Michael D Higgins set to be returned to Áras at a canter
The Irish Times/Ipsos MRBI opinion poll analysis
Unless Michael D Higgins commits the most spectacular act of political hari-kari in modern times, he will be re-elected to the presidency at a canter next week.
It is not impossible for Higgins to lose the election; politics is often a game of late twists. But such is the magnitude of his lead, and the lack of penetration by any of his rivals, that only Higgins could beat himself now. And while that may be possible, it is extremely unlikely, to put it mildly.
Whatever its other merits, Higgins’s strategy of campaigning on his own terms has so far a canny political judgment. He has shipped criticism from many political commentators, desperate for a competition, and has been accused of treating his opponents, and the process, with contempt.
They are understandable charges, and Higgins’s answer – that he is unselfishly protecting the office of the presidency to his own cost as a candidate – takes some neck. He has brushed aside questions about spending in the Áras, promising more information once the election is over. He has glided through respectful interrogations ever watchful for lese-majeste.
There’s no sign that the public cares one whit. Who knows: they may be grateful to Higgins for the lack of fuss.
They are certainly unenthused, to put it mildly, by Higgins’s slate of challengers. Higgins dominates not only because he is so popular, but because the non-Higgins vote is dispersed between five candidates – none of whom have managed to get a head of steam.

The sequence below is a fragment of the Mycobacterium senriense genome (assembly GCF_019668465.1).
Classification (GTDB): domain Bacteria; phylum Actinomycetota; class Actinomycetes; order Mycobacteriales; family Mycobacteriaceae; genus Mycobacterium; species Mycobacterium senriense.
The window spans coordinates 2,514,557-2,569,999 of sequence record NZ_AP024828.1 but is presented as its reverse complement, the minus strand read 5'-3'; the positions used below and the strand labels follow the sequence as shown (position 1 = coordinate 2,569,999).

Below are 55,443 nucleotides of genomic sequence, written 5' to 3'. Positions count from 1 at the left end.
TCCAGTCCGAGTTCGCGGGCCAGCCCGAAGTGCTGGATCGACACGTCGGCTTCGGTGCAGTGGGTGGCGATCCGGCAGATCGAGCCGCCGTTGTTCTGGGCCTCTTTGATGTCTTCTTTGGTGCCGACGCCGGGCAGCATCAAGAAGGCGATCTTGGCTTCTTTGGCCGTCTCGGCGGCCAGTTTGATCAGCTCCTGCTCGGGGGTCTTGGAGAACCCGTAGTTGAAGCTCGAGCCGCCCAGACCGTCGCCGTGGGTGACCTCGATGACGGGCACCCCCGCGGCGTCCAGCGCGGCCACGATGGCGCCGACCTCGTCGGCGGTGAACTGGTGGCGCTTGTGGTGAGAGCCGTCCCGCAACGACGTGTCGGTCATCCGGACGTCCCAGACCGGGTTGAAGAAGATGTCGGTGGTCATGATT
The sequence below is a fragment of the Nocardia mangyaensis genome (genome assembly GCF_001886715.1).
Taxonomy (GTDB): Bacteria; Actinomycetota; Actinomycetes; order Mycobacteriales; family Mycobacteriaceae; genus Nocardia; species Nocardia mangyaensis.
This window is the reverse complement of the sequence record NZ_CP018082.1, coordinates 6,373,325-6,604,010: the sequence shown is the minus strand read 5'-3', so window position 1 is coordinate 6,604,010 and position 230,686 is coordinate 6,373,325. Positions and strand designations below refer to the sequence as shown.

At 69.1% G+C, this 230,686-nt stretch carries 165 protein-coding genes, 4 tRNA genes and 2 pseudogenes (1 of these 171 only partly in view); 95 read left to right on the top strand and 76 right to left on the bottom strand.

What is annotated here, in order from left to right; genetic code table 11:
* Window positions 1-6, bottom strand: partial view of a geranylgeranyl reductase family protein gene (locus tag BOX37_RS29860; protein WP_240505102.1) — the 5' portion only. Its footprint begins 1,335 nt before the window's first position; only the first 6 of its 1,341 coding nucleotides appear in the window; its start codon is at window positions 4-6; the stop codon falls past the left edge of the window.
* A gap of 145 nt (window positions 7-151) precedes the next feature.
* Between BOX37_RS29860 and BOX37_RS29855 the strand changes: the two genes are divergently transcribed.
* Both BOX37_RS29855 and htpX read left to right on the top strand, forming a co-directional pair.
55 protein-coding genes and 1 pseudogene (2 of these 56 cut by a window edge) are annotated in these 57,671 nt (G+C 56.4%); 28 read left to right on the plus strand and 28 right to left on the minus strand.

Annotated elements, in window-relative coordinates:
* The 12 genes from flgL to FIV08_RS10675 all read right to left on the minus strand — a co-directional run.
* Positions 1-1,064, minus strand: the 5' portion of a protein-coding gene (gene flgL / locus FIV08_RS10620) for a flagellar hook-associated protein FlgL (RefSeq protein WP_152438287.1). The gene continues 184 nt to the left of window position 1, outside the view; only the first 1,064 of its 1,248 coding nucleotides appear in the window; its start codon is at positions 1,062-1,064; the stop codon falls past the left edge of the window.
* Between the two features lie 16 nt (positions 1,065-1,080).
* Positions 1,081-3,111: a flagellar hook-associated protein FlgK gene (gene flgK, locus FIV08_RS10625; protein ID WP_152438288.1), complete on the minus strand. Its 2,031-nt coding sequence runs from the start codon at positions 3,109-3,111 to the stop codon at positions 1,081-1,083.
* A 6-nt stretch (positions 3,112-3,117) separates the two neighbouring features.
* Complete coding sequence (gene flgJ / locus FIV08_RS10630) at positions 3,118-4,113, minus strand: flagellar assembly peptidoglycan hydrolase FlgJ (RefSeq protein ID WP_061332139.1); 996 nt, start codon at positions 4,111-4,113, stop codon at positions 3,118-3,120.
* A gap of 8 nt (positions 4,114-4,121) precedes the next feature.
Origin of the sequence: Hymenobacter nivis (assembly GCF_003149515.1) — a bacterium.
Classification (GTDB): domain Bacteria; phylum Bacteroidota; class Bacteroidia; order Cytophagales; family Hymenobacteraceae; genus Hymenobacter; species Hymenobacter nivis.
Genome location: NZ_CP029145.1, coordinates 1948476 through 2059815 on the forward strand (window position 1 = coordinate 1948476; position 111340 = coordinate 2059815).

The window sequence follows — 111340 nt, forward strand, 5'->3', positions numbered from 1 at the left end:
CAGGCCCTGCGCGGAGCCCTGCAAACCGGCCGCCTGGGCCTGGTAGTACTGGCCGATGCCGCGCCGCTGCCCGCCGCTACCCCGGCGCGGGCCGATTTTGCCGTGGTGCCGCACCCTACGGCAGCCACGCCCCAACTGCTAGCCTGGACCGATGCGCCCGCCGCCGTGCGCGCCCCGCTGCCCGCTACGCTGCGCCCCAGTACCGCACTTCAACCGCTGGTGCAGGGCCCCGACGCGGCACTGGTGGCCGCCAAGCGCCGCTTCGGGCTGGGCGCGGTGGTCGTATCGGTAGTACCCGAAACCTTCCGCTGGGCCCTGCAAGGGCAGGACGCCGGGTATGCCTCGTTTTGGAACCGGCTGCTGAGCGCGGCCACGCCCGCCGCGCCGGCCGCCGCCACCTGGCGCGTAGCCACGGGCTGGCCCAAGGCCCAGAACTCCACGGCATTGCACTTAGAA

Seán Gallagher at 12 per cent and Liadh Ní Riada at 11 per cent are the only ones who have registered with the public at all. Gallagher’s campaign is a pale shadow of his 2011 performance which had him on course to take the presidency until his spectacular flameout in the final days. Why is this? Likely because Gallagher’s pitch hasn’t changed, and the country has.
In 2011, in the depth of the bailout and squeezed by austerity, the country was crying out for optimism, for hope that things could get better. Gallagher’s folksy, upbeat, can-do mentality struck a chord with people – and, as the campaign progressed, many Fianna Fáil voters recognised him as one of their own. Neither has happened this time. Perhaps the last time was as much by accident as design.
Ní Riada’s anaemic numbers might give her party pause for thought. Yesterday’s poll showed that the Sinn Féin brand has never been stronger. But Ní Riada’s United Ireland message has flopped. That must be unsettling for Sinn Féin.
The remaining candidates – Gavin Duffy, Peter Casey and Joan Freeman – seem set for little return for a lot of money and effort. Duffy’s campaign especially has mystified observers who have watched and heard a reputed communications expert make such a mess of his communications.
Presidential campaigns have tended to get sharper and dirtier as polling day approaches. Perhaps his opponents will throw everything they have at Michael D; perhaps they will decide turning negative isn’t worth it at this stage. It’s hard to see how any of them could believe they still have a chance.